A particular detractor of note of “past life regression” hypnotherapy was Ian Stevenson, M.D. He was a psychiatrist that worked for the University of the Virginia School of Medicine for 50 years. He passed away in 2007 and spent much of his life working on developing the University’s Division of Perceptual Studies. The majority of his work centered on the study of past life recollection amongst children. He traveled extensively throughout the world and collected data from three thousand children who reported details of past lives that were unexplainable and unaccounted for.
One of Stevenson’s most notable books was written in 1997 titled “Reincarnation and Biology: A Contribution to the Etiology of Birthmarks and Birth Defects Volume 1: Birthmarks”. The book comprises of cases in which young children with birth marks that recall “past lives” in which their birth correlate to physical “wounds” experienced in the past life. Stevenson’s investigation leads him to verify that these children recall lives of people he can verify in which they have been wounded in a manner that corresponds with the child’s birthmark(s).
While Stevenson was not a supporter of past-life regression hypnotherapy, he does admit he had an interest in the rare, responsive xenoglossy (speaking a foreign language not normally learned) phenomenon taking place during hypnosis sessions. This is interesting due to the fact that Brian Weiss would update “Many Lives, Many Masters” in 2008 with an excerpt at the end of the book describing an instance when he experienced xenoglossy with a patient.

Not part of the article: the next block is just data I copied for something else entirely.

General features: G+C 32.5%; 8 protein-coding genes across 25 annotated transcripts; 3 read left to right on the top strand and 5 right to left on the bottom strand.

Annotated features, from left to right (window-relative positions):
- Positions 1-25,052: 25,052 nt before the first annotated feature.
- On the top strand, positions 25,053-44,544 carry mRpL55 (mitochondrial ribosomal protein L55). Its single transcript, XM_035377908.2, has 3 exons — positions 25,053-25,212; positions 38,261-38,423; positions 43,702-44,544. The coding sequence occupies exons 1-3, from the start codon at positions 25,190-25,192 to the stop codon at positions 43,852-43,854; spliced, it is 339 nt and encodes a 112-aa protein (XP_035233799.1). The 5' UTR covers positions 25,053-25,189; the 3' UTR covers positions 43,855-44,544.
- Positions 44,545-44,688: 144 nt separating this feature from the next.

“I have seen patients during regressions speaking foreign languages that they have never learned. This is called xenoglossy. For example, while working in my office with a surgeon from China who had never before been outside her country and who could not speak any English, a remarkable example of this language ability emerged. We were working through a translator, and the surgeon was remembering a past life in Northern California around the year 1850. She was recalling an argument with her husband in that lifetime, and she began speaking in very fluent and colorful English. At first, the translator did not recognize what was happening, and he began to translate her words back into Chinese for me. I had to tell him to stop translating because I understood her English. When the interpreter realized that his client, who just twenty minutes earlier could not even say “hello” in English, was now speaking fluent English, he nearly fainted.“ – Many Lives, Many Masters (Brian Weiss)
Stevenson would write numerous books on the subject of past life recollection amongst children and Jim Tucker, M.D. author of “Return to Life: Extraordinary cases of Children Who Remember Past Lives” would continue research in the field at the University of Virginia.